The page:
Trump disputes the accounts of the language he used, but he has not denied the most controversial word he is said to have uttered.
The State Department says American diplomats will have to work "extra hard" to send the message that the United States cares about other countries after President Donald Trump used the word "shithole" to describe Africa nations.
Undersecretary of State Steve Goldstein says it's Trump's right to "make whatever remark he chooses." He says that's the benefit of being president.
But Goldstein says U.S. diplomats have an obligation to represent the U.S. throughout the world. He says Trump's remarks don't "change what we do."
Goldstein says the State Department is advising U.S. ambassadors to "primarily listen" if summoned to explain Trump's comments to foreign leaders. He says they'll tell foreign countries that the U.S. commitment to their nations "hasn't wavered" and that the United States is honored to have diplomatic representation there.
The lone Democrat in a White House immigration meeting says talks were "combative at times" and that Republican Sen. Lindsey Graham pushed back after President Donald Trump used a vulgarity about African countries.
Sen. Dick Durbin of Illinois says he was the only Democrat among 12 people at Thursday's meeting, where he says Trump "repeatedly" used the term "shithole" to describe African countries.
He says Graham "spoke up" and told Trump his own family's story of coming to the U.S.
Durbin says it's up to the South Carolina senator to say more.
Durbin also repeated his earlier account that Trump said the U.S. doesn't need more people from Haiti. He says he told Trump if he singled out Haitians it was "clearly a racial decision."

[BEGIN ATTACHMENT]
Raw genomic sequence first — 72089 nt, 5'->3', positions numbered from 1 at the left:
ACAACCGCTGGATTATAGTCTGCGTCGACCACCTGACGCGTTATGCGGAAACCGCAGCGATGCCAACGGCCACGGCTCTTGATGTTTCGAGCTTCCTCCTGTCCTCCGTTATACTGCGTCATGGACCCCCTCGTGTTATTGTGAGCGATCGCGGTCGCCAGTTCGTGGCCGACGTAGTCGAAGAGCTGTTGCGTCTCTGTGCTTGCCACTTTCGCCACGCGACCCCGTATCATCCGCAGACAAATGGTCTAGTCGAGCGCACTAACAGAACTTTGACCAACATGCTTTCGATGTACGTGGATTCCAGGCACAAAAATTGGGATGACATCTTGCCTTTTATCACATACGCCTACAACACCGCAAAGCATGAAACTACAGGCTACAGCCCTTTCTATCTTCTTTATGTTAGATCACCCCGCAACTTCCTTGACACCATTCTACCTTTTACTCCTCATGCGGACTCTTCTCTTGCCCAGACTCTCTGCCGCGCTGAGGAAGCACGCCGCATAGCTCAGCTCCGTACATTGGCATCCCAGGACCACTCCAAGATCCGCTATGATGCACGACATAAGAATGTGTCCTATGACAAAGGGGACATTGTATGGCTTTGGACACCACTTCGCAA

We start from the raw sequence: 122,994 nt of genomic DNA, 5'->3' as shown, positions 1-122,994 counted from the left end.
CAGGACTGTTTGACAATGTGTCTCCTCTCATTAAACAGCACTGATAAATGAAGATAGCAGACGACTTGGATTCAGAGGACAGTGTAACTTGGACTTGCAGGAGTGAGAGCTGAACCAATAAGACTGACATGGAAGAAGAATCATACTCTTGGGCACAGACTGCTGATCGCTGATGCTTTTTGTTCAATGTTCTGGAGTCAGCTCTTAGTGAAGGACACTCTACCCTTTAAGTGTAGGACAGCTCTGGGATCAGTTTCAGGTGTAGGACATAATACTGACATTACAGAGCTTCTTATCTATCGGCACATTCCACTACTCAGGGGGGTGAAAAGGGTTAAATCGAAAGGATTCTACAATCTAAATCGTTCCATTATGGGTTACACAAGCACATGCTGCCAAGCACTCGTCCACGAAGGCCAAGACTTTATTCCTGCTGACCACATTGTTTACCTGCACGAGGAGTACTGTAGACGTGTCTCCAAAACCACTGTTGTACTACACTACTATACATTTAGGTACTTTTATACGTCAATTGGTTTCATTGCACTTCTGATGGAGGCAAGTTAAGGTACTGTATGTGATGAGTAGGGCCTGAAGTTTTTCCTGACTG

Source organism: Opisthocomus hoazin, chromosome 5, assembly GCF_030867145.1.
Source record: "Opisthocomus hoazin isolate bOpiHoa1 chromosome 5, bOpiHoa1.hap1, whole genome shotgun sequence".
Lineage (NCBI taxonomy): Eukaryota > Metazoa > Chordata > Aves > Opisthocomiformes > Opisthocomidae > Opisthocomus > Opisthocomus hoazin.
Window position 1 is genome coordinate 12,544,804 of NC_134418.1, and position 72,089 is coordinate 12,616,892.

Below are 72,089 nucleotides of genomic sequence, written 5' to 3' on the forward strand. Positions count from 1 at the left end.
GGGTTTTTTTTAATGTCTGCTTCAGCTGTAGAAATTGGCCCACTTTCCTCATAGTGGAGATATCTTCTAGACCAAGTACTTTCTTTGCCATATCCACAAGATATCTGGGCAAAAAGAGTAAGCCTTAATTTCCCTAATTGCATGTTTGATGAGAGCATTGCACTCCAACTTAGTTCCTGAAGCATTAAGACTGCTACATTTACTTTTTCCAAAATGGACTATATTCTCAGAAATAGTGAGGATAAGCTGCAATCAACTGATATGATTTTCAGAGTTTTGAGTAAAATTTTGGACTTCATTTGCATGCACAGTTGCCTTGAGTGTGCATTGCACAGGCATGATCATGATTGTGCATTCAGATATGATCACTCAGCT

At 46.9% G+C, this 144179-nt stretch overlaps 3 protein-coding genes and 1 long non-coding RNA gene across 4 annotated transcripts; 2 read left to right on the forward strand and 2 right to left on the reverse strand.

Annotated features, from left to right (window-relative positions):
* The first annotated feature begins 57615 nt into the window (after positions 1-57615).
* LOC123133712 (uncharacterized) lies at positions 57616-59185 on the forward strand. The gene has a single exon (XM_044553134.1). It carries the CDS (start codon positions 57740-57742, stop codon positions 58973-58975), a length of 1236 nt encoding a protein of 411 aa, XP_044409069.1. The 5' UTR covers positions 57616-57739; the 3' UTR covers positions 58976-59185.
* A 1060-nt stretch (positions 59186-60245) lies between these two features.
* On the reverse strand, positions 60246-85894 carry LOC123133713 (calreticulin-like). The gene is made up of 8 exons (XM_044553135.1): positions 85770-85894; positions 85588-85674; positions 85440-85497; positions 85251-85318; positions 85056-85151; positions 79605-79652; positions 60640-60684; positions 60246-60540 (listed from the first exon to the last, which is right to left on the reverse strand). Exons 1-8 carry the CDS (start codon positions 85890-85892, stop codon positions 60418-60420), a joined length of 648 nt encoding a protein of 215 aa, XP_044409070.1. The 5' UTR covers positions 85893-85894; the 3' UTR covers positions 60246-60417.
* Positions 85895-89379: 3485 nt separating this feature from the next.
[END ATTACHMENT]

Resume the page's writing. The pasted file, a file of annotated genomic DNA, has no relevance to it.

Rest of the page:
Trump says he did not denigrate Haitians.
Two Republicans who were in the Oval Office with President Donald Trump say they "do not recall" him talking about "shithole" countries in Africa.
Georgia Sen. David Perdue and Arkansas Sen. Tom Cotton issued a joint statement Friday. They say, "We do not recall the president saying these comments specifically." They say, "But what he did call out was the imbalance in our current immigration system, which does not protect American workers."
Trump's slur came as pro-immigration senators tried to pitch Trump on a deal to protect younger immigrants brought to the country illegally as children. Perdue and Cotton had travelled separately to the White House.
Democratic Sen. Dick Durbin of Illinois says Trump made the comments, as do people briefed on the conversation.
Legal experts predict it won't be long before President Donald Trump's remarks about immigrants from "shithole countries" in Africa start showing up in lawsuits and judicial decisions, much as the president's tweets already have.
Lawyer Neal Katyal says on Twitter Thursday that he's putting the finishing touches on his latest Supreme Court brief. The brief opposes Trump's ban on visitors from six mostly Muslim countries. Katyal says Trump's words "remind us again of how his un-American racist ideology impacts policy."
South Texas College of Law professor Josh Blackman says he is "willing to bet you lunch" the comments will find their way into a pending travel ban decision from the federal appeals court in Richmond, Virginia.
House Speaker Paul Ryan says that President Donald Trump's vulgar slur about Africa was "very unfortunate, unhelpful."
The Wisconsin Republican was referring to Trump's asking during an Oval Office meeting with lawmakers why the U.S. should admit more immigrants from "shithole countries" in Africa.
Trump on Friday denied using certain "language," but didn't offer more specifics. Illinois Democratic Sen. Richard Durbin said Friday that Trump "said these hate-filled things and he said them repeatedly."
Ryan said his ancestors were Irish and "were really looked down upon." He called immigration "a beautiful story of America " and said Africans in his hometown of Janesville, Wisconsin, are "incredible citizens."
Ryan made his remark Friday at a public forum at the University of Wisconsin-Milwaukee.
—This item has been corrected to show that Ryan was complimenting Africans, not Haitians, in his hometown.
GOP leaders are staying quiet while more moderate Republicans are speaking out against President Donald Trump's incendiary comments in a White House meeting Thursday about "shithole" countries in Africa.
Florida GOP Rep.